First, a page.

Monday, May 4, 2009

vivitar series 1 70-210mm

photo: side-by-side comparison, front. komine's on left, kiron's on right.

the vivitar series 1 line of lenses are considered as high-end third party lenses back when they were introduced to the market, and commands a premium price back then. the 70-210mm macro-focusing telephoto zoom lens is probably the most popular zoom lens in the series. vivitar did not manufacture their own lenses and instead hired other manufacturers to build all the lenses according to their specifications. over the life of the 70-210mm series 1 zoom lens, vivitar changed the manufacturers many times, and with each shift, a different variations of the lens design was introduced.

generally, the 3rd edition by komine is the most sought-after version of the series 1 70-210mm zoom in the used market, and on the whole fetches a higher price compared to the other versions. also, the komine's has a much shorter production runs compared to the kiron's, so the kirons' are generally available for sale regularly on evilbay while the komine's only pops up once in a while and usually goes for upwards of 50usd before postage. the 2nd edition by tokina is also not seen much, but whenever they came up for sale, they usually ends pretty low anyway. i wouldn't bother with any of the versions made by cosina (4th editions onwards), unless you're just looking to complete your collections of all the variants...

photo: vivitar series 1 70-210mm f2.8-4.0, 3rd edition by komine.

vivitar series 1 70-210mm f2.8-4.0, 3rd edition
focal length: 70-210mm
aperture range: 2.8 - 4.0 to 22
aperture blades: 8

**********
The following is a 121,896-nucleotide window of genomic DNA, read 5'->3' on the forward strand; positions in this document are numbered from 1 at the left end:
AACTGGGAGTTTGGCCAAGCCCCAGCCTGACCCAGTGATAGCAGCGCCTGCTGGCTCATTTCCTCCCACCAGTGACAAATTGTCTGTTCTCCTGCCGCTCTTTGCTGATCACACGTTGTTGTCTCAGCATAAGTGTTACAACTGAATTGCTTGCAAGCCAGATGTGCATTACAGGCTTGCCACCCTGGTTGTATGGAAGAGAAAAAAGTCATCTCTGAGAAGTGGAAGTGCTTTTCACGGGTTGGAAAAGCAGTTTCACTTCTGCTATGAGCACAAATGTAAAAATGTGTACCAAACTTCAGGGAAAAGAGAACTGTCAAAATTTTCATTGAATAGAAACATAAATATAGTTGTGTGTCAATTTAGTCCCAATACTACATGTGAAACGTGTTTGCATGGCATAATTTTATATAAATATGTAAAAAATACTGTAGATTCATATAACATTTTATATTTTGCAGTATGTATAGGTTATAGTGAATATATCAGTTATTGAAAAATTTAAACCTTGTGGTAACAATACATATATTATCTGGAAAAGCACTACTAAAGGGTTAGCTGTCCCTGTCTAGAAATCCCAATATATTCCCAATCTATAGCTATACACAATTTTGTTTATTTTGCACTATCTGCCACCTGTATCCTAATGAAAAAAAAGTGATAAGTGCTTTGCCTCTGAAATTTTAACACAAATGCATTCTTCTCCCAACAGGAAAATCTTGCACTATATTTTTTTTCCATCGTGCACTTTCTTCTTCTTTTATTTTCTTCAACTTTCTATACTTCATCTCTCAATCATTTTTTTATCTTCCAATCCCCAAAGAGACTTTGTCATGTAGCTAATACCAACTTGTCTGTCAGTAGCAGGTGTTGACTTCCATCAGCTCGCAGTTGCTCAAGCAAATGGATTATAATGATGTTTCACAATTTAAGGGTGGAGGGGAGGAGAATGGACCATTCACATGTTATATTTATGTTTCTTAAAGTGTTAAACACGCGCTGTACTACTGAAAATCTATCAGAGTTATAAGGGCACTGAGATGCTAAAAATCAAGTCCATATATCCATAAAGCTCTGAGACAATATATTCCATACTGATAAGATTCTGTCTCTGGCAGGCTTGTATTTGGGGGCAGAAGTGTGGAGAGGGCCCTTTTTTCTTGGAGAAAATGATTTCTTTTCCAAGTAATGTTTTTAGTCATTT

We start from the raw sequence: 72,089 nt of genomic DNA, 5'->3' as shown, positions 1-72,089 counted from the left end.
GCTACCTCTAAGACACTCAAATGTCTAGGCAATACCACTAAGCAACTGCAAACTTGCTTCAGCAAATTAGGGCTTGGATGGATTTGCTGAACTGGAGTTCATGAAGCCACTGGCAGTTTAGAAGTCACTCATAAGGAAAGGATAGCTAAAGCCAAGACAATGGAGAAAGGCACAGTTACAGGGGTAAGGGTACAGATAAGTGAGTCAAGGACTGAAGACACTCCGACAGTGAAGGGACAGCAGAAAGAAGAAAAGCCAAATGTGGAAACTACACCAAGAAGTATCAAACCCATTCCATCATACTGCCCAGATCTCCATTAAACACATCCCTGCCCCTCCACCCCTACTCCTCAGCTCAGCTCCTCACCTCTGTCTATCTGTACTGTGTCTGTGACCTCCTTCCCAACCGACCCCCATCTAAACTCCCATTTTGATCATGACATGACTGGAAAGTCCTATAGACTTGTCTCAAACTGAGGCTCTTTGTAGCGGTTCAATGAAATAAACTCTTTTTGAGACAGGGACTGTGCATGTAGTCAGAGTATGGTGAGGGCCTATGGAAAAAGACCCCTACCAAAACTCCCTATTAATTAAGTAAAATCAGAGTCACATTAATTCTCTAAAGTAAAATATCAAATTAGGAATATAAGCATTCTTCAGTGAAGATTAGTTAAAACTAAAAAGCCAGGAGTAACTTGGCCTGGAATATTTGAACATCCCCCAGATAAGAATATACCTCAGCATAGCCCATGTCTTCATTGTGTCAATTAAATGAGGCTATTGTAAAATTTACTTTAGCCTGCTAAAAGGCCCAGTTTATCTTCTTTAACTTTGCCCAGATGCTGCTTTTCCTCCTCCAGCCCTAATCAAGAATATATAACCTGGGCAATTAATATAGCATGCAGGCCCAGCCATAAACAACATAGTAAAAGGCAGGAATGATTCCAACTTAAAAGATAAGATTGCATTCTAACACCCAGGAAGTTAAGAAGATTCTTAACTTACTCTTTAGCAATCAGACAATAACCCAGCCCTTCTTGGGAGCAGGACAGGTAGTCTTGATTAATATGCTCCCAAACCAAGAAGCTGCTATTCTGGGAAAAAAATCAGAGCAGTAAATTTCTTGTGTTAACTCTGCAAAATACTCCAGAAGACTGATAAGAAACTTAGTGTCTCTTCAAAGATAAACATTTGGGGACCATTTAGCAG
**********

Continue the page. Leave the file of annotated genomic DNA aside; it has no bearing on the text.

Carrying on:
min. focus distance: 0.8m (@100-210mm range only)
max. magnification: 1:2.5
construction: 14 elements in 10 groups
weight: 860g
filter size: 62mm
mount: nikon ai-s (also available in various other mounts)
serial #: 28511548
manufacturer: komine
purchase price: 17.78 usd (+ 36 usd shipping & handling)
other notes: with dedicated soft case

photo: vivitar series 1 70-210mm f3.5, 1st edition by kiron.

vivitar series 1 70-210mm f3.5, 1st edition
focal length: 70-210mm
aperture range: 3.5 (constant) to 22
aperture blades: 6
min. focus distance: ~2.0m (+ special macro setting)
max. magnification: 1:2.2
construction: 15 elements in 10 groups
weight: 879g
filter size: 67mm
mount: nikon f (also available in various other mounts)
serial #: 22430583
manufacturer: kiron (kino precision)
purchase price: n/a (refunded due to fungus present)

photo: side-by-side comparison, vertical. komine's on left, kiron's on right.

the komine version weights almost the same as the kiron version, but in actual use, the smaller size of the komine version makes a lot of difference in terms of ease of handling. The zoom barrel of the komine's also slides along much smoother compared to the kiron's - i was actually a little worried that i might damage the nikon-canon adapter from all the force needed when pulling the zoom ring forward on the kiron's. both version do not suffer from 'zoom creep' (the situation where the zoom/focusing barrel slides down under its own weight when pointing the lens upwards or downwards), which is a good thing.

  photo: barrel markings and close-focus/macro settings. komine's on left, kiron's on right.

the kiron version focuses up to around 2m close in normal mode, but it has a separate macro mode that brings objects into focus much closer. to engage this macro mode, first pull the zoom ring to the 210mm position, then press the white button on the 'wings' flanking the barrel and twist the barrel until the yellow 'macro' line is aligned with the red dot. The lens should slide easily into the macro position when done correctly, so do not try to force it if it's not turning and check whether you're doing it correctly (zoom ring at 210mm position and press white button). in this macro mode, focusing is done by sliding the zoom ring inwards or outwards. maximum magnification is at 1:2.2 at the 70mm position. to revert back to normal mode, just reverse the whole procedure and twist the barrel to align the white 'normal' line to the red dot. a common mistake by many is to forget (or simply not knowing) to set the lens to normal mode, and then wonders why the lens will not focus to infinity. there's also another red line in-between the white and yellow line, which is the infrared index marking.